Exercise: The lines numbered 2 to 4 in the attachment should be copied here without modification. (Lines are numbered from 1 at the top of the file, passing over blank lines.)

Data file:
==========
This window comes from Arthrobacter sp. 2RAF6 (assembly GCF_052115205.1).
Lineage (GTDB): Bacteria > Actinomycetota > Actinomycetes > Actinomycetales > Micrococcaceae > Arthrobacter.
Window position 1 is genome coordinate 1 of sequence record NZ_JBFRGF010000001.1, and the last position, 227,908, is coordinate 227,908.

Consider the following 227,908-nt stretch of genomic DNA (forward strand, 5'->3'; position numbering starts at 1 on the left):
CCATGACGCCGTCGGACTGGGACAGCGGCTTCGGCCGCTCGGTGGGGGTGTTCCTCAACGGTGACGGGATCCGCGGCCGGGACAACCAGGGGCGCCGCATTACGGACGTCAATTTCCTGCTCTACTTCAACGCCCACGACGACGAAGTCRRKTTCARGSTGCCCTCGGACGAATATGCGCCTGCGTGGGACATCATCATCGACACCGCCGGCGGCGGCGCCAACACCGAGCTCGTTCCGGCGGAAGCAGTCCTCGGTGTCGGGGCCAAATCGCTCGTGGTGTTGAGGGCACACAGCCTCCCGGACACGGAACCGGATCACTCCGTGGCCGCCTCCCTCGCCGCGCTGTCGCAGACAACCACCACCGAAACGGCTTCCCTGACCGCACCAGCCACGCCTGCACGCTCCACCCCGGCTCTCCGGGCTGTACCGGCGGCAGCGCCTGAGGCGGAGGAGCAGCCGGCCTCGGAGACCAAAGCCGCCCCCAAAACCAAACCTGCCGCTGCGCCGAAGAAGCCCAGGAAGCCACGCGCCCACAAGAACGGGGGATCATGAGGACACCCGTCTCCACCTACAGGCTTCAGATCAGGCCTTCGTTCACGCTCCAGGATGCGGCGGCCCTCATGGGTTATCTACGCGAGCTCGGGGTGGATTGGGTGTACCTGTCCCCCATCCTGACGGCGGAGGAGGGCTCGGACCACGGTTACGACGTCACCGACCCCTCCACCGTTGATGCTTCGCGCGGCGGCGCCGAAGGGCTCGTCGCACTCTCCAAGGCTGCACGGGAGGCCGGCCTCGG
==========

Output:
Lineage (GTDB): Bacteria > Actinomycetota > Actinomycetes > Actinomycetales > Micrococcaceae > Arthrobacter.
Window position 1 is genome coordinate 1 of sequence record NZ_JBFRGF010000001.1, and the last position, 227,908, is coordinate 227,908.

Consider the following 227,908-nt stretch of genomic DNA (forward strand, 5'->3'; position numbering starts at 1 on the left):